The Political Effects of the Health Care Debate

Tuesday, August 18, 2009

Health care, health care, health care. It’s all you see on the news, read in the papers, and hear on the radio. Will it pass? When? What will it look like if it does? What will things look like if it doesn't? We've been looking both at the broad strokes and picayune details of the various plans; today, we take a look at the potential ramifications of this debate on the political landscape.

The Democrats practically swept the 2006 elections and handily won the 2008 presidential elections, while the Republicans struggled with an identity crisis. But with this health care battle, has the G.O.P. found the grounds for a resurgence? Joining us with their take are Reihan Salam, from the New American Foundation, and Melissa Harris-Lacewell, professor of politics and African-American studies at Princeton University.


Melissa Harris-Perry and Reihan S Salam

Hosted by:

Andrea Bernstein and Amy Holmes


Jesse Baker, David J Fazekas and Melissa Locker

Comments [3]


It is really irritating when you have people on without identifying their political affiliations. Amity Schlaes the other day as a seemingly objective commenter on the "death panel" nonsense. Reihan Salam today on health care. And why do you insist on framing the discussion, like the rest of the media, as Obama falling apart.

It was clear from the moment he started pushing for Congress to pass a bill that there would be, not opposition, but obstruction from the right. If the brilliant White House strategists have missed anything, it is that Republicans do not intend to support any health care reform just as they did not under Clinton and as with the stimulus. Thinking he is a post partisan president is perhaps Obama's biggest weakness. What do you think will happen when the "opposition" party and their spokes people in the media announce that they want him to fail.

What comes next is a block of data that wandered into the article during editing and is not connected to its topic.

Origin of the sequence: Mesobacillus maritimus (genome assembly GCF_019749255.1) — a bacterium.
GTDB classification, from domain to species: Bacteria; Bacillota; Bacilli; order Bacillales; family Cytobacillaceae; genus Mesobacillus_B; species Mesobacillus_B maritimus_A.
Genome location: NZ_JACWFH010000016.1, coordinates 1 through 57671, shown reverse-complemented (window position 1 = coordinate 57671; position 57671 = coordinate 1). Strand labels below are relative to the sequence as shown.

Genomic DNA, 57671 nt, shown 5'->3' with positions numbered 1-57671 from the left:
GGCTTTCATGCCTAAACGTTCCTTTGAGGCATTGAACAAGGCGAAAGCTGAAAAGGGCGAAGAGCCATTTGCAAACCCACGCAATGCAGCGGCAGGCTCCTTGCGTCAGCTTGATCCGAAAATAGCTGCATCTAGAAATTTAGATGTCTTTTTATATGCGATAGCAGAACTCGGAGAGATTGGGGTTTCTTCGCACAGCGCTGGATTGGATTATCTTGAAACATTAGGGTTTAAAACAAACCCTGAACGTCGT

They put party before country and have done so for 30 years. Stop trying to be so trendy and do some real journalism.

Aug. 18 2009 02:19 PM

It's hard to understand why some people would refuse a program like nationalized health care that will provide a safety-net for those in need (which could be you next.) I do think that people are being mislead by the groups that are benefitting from the current system. But, why is it so difficult for some people to think for themselves or do some investigations on their own. By the way, I know how the health industry functions in western Europe and in Japan and they are excellent.

Aug. 18 2009 09:18 AM

I am sure that people are so confused they don't really understand what reform means. Also, people are not comfortable with change and we need real change to do this right.

Howard Dean is correct. We can't not have a public option. There is just too much at stake.

No system is perfect, certainly not ours. We need to work on getting something out there that will work at least for the most part. Its better than the alternatives which leave so many people in desperate need. I think we have no choice but to have a public option but I also believe that having private insurance option is really about profit under the guise of taking care of people.

Aug. 18 2009 07:29 AM

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